Thursday, May 09, 2013

121 Classical composers

Triggered by discussions at the Talk Classical forum about ranking classical composers. Here is my personal take, based on my own preference. I have opted for five tiers with each one containing three times as many as the one before - for a grand total of 121, with each name linked to their Wikipedia entry.

Hors concours (1):
Johann Sebastian Bach

The immortals (3):
Johannes Brahms, Gustav Mahler, Franz Schubert

The geniuses (9):
Claude Debussy, Antonin Dvorak, Felix Mendelssohn, Ernest John Moeran, Wolfgang Amadeus Mozart, Maurice Ravel, Dmitri Shostakovitch, Jean Sibelius, Richard Wagner

The grandmasters (27):
William Alwyn, Samuel BarberArnold BaxLudwig van Beethoven, Hector Berlioz, Benjamin Britten, Anton Bruckner, Frederic Chopin, Gabriel Faure, Edvard Grieg, Sofia Gubaidulina, Joseph Haydn, Modest Mussorgsky, Carl NielsenSergei ProkofievGiacomo Puccini, Joachim Raff, Einojuhani Rautavaara, Ottorino Respighi, Camille Saint-Saens, Aulis Sallinen, Richard Strauss, Josef Suk, Toru Takemitsu, Pyotr Ilyich Tchaikovsky, Peteris Vasks, Ralph Vaughan Williams

The masters (81):
John Adams, Kalevi Aho, Hugo Alfven, Anton Arensky, Malcolm Arnold, Kurt Atterberg, Grazina Bacewicz, Carl P.E. Bach, Granville Bantock, Amy Beach, Alban Berg, Luciano Berio, Max Bruch, Gavin Bryars, John Cage, Aaron Copland, Frederick Delius, Alphons Diepenbrock, Edward Elgar, George Enescu, John Field, Gerald Finzi, Cesar Franck, Luis de Freitas Branco, Robert Fuchs, George Gershwin, Philip Glass, Alexander Glazunov, Reinhold Gliere, Henryk Gorecki, Alexander Gretchaninov, Howard Hanson, Hamilton Harty, Paul Hindemith, Vagn Holmboe, Gustav Holst, Alan Hovhaness, Hans Huber, Johann Hummel, John Ireland, Giya Kancheli, Mieczyslaw Karlowicz, Charles KoechlinErich Korngold, Leopold Kozeluch, Jon Leifs, Douglas Lilburn, Franz Liszt, Sergei Lyupanov, James MacMillan, Bohuslav Martinu, Peter Maxwell Davies, Olivier Messiaen, Nikolai Myaskovsky, Goesta Nystroem, Arvo Part, Hans Pfitzner, Astor Piazzolla, Sergei Rachmaninoff, Max Reger, Steve Reich, Ferdinand Ries, Nikolai Rimsky-Korsakov, Christopher Rouse, Franz Schmidt, Alfred Schnittke, Robert Schumann, Peter Sculthorpe, Valentin Silvestrov, Bedrich Smetana, Louis Spohr, Charles Villiers Stanford, Igor Stravinsky, Karol Szymanowski, Eduard Tubin, Tomas Luis de Victoria, Heitor Villa-Lobos, Antonio Vivaldi, Carl Maria von Weber, Charles-Marie Widor, Alexander von Zemlinsky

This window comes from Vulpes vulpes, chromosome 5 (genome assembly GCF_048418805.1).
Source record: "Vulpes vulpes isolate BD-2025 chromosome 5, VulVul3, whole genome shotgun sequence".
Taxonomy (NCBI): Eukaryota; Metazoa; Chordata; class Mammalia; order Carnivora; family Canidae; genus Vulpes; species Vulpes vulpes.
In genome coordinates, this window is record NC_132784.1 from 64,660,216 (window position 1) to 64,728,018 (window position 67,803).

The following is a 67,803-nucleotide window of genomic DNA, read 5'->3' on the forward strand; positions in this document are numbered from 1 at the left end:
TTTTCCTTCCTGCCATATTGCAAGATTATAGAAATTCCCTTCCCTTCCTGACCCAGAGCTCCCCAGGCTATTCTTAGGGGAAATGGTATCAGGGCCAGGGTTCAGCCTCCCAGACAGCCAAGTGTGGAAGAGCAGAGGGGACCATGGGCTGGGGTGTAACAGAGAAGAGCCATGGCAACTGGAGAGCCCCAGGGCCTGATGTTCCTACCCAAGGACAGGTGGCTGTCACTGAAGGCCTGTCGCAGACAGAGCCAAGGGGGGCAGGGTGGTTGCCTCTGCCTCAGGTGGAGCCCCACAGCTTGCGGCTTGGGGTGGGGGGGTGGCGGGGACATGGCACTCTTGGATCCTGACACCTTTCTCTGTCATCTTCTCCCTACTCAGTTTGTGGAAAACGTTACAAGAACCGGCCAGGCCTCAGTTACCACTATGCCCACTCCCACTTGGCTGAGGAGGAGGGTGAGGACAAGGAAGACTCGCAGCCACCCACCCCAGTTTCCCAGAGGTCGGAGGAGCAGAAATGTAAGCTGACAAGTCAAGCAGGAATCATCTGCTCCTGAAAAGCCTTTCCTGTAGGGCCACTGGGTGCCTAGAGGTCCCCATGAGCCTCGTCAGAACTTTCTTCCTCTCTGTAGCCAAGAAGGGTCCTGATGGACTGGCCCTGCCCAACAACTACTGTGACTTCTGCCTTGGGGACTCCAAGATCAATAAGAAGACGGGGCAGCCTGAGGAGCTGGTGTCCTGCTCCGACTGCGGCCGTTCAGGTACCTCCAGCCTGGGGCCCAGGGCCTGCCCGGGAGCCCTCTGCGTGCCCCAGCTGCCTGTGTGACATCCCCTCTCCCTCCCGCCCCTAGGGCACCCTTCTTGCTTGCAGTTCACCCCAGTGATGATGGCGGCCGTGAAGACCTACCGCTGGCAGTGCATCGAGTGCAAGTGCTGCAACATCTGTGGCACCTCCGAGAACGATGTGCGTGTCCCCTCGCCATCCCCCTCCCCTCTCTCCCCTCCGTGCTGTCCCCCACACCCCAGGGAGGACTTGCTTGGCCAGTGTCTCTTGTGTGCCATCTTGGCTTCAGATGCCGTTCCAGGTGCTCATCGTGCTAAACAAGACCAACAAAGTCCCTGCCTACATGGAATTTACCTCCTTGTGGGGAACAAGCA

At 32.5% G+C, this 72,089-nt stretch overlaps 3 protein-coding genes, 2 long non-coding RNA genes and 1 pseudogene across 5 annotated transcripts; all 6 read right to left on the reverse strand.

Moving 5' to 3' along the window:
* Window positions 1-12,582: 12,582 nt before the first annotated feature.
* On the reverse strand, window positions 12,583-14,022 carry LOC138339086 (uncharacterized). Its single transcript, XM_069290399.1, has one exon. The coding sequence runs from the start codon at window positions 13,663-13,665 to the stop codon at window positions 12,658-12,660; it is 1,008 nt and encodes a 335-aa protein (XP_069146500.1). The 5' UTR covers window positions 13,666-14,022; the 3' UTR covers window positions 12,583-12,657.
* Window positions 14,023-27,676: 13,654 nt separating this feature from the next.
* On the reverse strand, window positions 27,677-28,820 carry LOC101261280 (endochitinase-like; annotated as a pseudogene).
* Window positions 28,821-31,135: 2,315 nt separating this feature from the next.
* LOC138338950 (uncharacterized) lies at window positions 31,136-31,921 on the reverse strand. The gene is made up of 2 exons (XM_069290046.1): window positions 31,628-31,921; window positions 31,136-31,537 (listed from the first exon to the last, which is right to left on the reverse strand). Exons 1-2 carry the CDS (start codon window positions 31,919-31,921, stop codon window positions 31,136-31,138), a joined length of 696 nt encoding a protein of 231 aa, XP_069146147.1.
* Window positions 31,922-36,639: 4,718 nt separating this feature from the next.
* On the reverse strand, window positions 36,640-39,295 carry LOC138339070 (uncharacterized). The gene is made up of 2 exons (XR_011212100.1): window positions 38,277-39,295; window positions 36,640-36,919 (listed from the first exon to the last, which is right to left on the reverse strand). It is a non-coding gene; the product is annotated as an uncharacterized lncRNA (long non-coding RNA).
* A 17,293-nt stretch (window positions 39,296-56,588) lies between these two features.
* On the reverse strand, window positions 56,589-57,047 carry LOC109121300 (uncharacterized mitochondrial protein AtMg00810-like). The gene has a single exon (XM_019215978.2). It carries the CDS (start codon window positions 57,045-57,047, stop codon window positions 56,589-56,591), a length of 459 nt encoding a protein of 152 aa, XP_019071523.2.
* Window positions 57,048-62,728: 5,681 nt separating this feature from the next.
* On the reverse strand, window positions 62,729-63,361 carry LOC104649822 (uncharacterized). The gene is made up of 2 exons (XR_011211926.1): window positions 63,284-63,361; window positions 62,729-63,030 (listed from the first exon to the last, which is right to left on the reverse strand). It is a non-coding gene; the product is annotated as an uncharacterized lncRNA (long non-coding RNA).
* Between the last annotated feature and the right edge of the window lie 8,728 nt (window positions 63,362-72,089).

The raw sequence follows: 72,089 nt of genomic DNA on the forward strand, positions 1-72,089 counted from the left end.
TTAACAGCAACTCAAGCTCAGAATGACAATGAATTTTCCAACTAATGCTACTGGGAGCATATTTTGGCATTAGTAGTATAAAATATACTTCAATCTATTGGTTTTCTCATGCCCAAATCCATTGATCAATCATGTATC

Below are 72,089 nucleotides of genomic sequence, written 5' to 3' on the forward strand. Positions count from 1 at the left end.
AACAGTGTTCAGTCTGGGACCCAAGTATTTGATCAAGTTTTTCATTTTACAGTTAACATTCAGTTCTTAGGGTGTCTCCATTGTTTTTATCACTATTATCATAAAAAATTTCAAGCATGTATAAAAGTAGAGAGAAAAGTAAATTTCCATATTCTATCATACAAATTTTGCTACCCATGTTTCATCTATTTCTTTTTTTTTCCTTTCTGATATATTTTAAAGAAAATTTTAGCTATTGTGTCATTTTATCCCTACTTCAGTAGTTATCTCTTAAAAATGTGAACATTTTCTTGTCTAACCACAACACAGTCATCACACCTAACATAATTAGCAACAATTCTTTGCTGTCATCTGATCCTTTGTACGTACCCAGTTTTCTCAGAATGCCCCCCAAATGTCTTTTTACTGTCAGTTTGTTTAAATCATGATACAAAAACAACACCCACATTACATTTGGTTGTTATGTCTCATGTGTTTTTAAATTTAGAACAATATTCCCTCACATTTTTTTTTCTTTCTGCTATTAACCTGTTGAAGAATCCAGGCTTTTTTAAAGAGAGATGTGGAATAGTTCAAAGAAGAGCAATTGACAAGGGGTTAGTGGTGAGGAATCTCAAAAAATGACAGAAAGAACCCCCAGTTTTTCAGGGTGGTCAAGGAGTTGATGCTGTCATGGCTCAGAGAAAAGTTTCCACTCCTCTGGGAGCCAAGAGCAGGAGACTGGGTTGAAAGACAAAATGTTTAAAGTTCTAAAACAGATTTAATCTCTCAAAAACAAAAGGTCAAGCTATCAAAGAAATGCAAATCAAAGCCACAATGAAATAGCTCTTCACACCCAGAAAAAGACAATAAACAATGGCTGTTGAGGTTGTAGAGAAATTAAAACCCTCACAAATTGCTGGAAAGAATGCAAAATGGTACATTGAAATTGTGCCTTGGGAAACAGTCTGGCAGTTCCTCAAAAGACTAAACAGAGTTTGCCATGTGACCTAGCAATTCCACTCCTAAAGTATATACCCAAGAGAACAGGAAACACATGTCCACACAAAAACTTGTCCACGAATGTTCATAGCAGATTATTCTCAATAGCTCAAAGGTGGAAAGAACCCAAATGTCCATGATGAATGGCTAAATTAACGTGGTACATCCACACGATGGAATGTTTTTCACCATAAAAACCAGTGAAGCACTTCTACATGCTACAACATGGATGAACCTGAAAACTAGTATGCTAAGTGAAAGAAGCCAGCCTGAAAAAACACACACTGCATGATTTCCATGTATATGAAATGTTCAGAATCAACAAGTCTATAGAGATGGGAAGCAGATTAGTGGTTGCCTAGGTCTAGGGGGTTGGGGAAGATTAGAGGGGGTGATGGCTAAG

For the last tier, there were dozens of close calls, where other composers might have gotten in as well.

This list of 121 composers leaves several big names unmentioned - on purpose. A few examples:

The renaissance and baroque periods are not represented well (Victoria, Vivaldi, JS Bach), because in general I am less attracted to this music. Several big names of this period did not come even close to making the 121 cut, including Monteverdi, Palestrina, Purcell, Corelli, Telemann, and perhaps most surprisingly Handel, whose works simply do not appeal to me.

The classical and romantic period are very well represented and there are very few big names missing. The romantic opera composers are the most noted exception, in particular Bellini, Donizetti, Rossini and even Verdi. Since I am currently finding a renewed interest in opera, that may change in the coming years. Outside opera, Wolf is perhaps the most surprising omission, since in general I love the Lieder genre that he is noted for.

The 20th (and 21st) century composers are reasonably well represented, including more than a handful who are still alive. Left out on purpose are big names like Bartok, Schoenberg, Webern, Xenakis and Stockhausen.

Of course, this list is not to be taken too seriously, since it is just my preference (be it one based on 25+ years of listening to classical music with a CD collection of several thousands). Still, if you like many of the composers listed here, you might want to sample the ones you do not know so well - chances are you will find something to like there!